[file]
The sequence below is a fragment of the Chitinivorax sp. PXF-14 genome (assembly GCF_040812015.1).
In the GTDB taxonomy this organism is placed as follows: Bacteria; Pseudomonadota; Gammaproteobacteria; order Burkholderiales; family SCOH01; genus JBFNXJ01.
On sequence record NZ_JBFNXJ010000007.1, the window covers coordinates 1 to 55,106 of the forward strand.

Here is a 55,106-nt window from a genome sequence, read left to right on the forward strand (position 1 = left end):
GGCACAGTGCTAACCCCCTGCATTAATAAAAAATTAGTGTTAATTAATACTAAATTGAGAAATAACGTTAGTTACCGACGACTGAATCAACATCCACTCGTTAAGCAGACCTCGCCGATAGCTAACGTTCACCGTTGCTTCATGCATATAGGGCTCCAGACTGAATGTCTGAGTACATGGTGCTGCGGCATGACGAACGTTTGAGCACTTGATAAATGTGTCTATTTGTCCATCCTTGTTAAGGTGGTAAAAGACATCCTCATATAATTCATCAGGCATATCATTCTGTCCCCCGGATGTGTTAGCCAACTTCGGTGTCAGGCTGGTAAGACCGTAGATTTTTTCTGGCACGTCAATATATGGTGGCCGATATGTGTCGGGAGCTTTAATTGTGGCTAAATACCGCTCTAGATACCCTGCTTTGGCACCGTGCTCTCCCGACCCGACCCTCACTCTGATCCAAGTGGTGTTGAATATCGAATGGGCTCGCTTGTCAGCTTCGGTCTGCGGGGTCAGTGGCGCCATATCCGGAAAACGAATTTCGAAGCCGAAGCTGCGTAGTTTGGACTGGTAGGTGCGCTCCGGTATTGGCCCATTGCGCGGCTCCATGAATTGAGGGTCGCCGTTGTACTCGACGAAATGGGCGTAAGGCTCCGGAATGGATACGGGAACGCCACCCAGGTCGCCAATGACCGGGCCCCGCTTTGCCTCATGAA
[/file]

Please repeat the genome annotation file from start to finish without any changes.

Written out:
The sequence below is a fragment of the Chitinivorax sp. PXF-14 genome (assembly GCF_040812015.1).
In the GTDB taxonomy this organism is placed as follows: Bacteria; Pseudomonadota; Gammaproteobacteria; order Burkholderiales; family SCOH01; genus JBFNXJ01.
On sequence record NZ_JBFNXJ010000007.1, the window covers coordinates 1 to 55,106 of the forward strand.

Here is a 55,106-nt window from a genome sequence, read left to right on the forward strand (position 1 = left end):
GGCACAGTGCTAACCCCCTGCATTAATAAAAAATTAGTGTTAATTAATACTAAATTGAGAAATAACGTTAGTTACCGACGACTGAATCAACATCCACTCGTTAAGCAGACCTCGCCGATAGCTAACGTTCACCGTTGCTTCATGCATATAGGGCTCCAGACTGAATGTCTGAGTACATGGTGCTGCGGCATGACGAACGTTTGAGCACTTGATAAATGTGTCTATTTGTCCATCCTTGTTAAGGTGGTAAAAGACATCCTCATATAATTCATCAGGCATATCATTCTGTCCCCCGGATGTGTTAGCCAACTTCGGTGTCAGGCTGGTAAGACCGTAGATTTTTTCTGGCACGTCAATATATGGTGGCCGATATGTGTCGGGAGCTTTAATTGTGGCTAAATACCGCTCTAGATACCCTGCTTTGGCACCGTGCTCTCCCGACCCGACCCTCACTCTGATCCAAGTGGTGTTGAATATCGAATGGGCTCGCTTGTCAGCTTCGGTCTGCGGGGTCAGTGGCGCCATATCCGGAAAACGAATTTCGAAGCCGAAGCTGCGTAGTTTGGACTGGTAGGTGCGCTCCGGTATTGGCCCATTGCGCGGCTCCATGAATTGAGGGTCGCCGTTGTACTCGACGAAATGGGCGTAAGGCTCCGGAATGGATACGGGAACGCCACCCAGGTCGCCAATGACCGGGCCCCGCTTTGCCTCATGAA